As everything becomes interconnected, the way we conduct business, work and play are radically changing.
In the insurance industry, for example, the technology used to be perceived as a tool to cope with changes in markets and changes in regulation. However, insurers have increasingly used technology to transform their business models. Technology has not only provided the opportunity to extend insurance companies’ reach beyond the industry’s traditional boundaries but also is allowing new entrants to compete in those existing companies in the industry.
At the same time, maturing markets, increasing risk and technologically sophisticated customers are some of the pressures the insurance industry faces today. To succeed, insurers will have to work faster, more efficiently and, above all, smarter.
Based on data from several IBM Institute for Business Value surveys, a new study from the IBV, “Insurance 2025,” explores several scenarios of how the insurance industry will look in eight to 10 years and examines how insurers may need to act to be ready for those changes.
We believe that two technological trends, in particular, will have a high impact on the future of business across industries: the rise of cognitive computing, and the increasing potential for decentralisation of systems and decision making.
If systems are decentralised, the question will be where the centre of control will sit, and how fragmented the networks will be. For example, limitations imposed by privacy concerns, regulation, or liability could hamper the use of devices encourage the device autonomy and the centralization of control.
Cognitive computing refers to next-generation information systems designed to accelerate, enhance and take advantage of human expertise. These systems can learn large amounts of data, reason with purpose, and interact with humans naturally. Their ability to handle unstructured data and range across wide subject domains gives them the opportunity to remake business processes. We believe these technologies will have reached maturity by 2025.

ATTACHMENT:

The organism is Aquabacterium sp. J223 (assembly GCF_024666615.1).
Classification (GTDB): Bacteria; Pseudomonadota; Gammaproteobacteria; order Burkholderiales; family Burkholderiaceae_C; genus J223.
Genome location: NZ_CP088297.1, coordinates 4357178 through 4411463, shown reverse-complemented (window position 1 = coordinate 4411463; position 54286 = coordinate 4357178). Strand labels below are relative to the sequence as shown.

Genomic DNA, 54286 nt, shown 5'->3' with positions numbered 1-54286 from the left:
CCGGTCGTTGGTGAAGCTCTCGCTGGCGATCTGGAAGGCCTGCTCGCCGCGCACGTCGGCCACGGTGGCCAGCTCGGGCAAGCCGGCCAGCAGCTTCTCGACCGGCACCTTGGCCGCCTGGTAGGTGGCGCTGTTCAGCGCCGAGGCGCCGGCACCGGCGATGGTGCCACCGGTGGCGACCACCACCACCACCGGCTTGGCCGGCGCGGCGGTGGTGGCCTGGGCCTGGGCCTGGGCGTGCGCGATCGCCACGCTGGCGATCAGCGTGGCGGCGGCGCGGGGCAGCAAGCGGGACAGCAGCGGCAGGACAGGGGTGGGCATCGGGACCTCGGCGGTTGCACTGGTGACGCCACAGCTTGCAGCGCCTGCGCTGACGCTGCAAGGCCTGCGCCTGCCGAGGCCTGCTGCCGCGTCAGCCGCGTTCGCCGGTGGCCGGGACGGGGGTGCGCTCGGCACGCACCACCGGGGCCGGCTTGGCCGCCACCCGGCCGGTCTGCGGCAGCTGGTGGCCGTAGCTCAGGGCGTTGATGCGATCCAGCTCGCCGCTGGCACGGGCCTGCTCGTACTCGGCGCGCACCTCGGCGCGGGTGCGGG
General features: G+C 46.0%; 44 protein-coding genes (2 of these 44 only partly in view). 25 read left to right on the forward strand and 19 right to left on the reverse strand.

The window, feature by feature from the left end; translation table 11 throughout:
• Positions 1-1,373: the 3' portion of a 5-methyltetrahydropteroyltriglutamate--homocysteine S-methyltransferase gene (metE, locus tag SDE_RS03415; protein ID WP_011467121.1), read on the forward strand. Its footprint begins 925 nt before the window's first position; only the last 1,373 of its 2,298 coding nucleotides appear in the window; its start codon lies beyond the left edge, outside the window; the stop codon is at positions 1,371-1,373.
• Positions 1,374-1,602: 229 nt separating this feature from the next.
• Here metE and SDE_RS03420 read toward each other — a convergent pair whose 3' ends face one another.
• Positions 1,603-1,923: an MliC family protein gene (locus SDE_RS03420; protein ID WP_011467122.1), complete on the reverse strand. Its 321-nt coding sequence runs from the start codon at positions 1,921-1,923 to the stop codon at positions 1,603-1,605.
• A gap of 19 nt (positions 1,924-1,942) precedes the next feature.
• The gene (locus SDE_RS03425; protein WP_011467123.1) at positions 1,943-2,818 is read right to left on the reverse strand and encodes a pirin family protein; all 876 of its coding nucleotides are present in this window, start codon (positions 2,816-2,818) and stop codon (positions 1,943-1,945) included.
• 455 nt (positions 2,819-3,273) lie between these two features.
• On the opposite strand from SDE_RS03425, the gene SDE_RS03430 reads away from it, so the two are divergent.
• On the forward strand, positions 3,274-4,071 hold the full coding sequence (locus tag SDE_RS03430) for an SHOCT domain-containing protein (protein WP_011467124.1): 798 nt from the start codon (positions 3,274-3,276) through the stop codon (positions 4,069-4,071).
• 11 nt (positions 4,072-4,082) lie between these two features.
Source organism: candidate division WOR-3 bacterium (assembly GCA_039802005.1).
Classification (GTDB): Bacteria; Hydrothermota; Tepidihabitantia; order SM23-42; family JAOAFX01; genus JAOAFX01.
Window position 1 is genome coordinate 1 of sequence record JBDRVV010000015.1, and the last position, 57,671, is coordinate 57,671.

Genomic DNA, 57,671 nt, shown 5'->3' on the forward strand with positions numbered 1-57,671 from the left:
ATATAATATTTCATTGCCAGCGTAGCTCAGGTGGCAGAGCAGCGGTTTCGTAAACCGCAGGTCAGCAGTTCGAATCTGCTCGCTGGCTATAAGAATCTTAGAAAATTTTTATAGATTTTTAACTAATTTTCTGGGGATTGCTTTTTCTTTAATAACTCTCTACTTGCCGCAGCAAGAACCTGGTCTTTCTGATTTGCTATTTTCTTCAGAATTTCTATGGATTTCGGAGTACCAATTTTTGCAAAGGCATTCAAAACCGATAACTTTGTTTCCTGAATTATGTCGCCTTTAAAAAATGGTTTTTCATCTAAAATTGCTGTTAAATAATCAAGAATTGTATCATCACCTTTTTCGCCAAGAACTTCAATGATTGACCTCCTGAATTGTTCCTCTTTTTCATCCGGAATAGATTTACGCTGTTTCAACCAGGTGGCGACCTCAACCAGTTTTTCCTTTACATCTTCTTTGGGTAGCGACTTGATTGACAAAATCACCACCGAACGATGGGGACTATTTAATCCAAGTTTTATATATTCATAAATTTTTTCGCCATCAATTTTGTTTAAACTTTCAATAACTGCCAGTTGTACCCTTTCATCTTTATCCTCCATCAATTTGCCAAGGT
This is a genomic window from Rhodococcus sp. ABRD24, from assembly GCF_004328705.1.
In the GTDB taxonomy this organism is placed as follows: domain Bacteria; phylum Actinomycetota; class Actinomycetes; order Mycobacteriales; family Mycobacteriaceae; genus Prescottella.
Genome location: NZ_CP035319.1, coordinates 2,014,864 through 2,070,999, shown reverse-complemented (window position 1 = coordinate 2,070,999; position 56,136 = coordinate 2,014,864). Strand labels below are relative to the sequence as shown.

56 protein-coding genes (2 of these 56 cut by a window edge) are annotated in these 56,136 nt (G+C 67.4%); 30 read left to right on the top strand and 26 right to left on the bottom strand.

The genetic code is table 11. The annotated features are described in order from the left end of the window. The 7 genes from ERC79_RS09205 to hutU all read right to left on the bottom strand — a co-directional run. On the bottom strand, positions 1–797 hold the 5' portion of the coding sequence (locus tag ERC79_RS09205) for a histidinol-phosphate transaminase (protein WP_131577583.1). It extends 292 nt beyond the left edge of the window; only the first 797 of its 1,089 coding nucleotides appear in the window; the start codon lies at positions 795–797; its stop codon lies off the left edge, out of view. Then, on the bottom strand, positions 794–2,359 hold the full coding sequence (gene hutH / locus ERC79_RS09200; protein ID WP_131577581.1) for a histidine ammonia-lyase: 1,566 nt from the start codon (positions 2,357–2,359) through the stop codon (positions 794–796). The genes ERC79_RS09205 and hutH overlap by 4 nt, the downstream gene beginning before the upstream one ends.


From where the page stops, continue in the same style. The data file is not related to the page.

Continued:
An IBV insurance survey a year ago found that 79 percent of insurance company leaders believe technology will have a major impact on their organisations, and 71 percent said they have begun to use cognitive technologies. When combined with artificial intelligence (AI), cognitive systems can enable insurers to assess the risk of loaning to an individual to a high degree.
We believe that insurance companies should consider these four moves to succeed in the next decade:
Take out expenses and build in flexibility by moving core systems to a hybrid cloud that are available as-a-service, which enables experimentation and entry into new markets entry at low costs, on secure platforms. As products move to “as-a-service” models, turn legacy systems into components to help sustain cost competitiveness.
Develop partner ecosystems
Organizations in the insurance industry will need to collaborate in order to have the best data about consumers and the risks of loaning money to them. The goal is to cultivate partnerships and membership in ecosystems within the insurance industry. When using “as-a-service” products, an insurance company will need to cooperate with service partners to offer the complete package.
Improve predictive capabilities:
Insurance companies will need to improve their speed of change by bringing together technology, business capability and product investment. They should use analytics, pattern recognition and data to chart progress, as well as understand customer behaviour and risk parameters.
Leading innovators build an organisation with a corporate culture and design processes that encourage innovation. Corporate structures can be made more flexible by streamlining internal innovation processes, with centralised funding and investment models.
Embracing innovation will build skill with component technologies of whichever future scenario wins, providing the capabilities necessary to prosper in changing conditions. And building agile development and business service composition skills will keep your organisation nimble enough to capitalise on market changes.
As technology evolves, C-suite executives, such as those in the insurance industry, will need to look to the future to maintain their organisation’s competitive advantage. By using that approach, they can continue to transform their business even as their industry is restructuring all around them.
The writer, Ben Mann, is the Chief Operating Officer, IBM East Africa.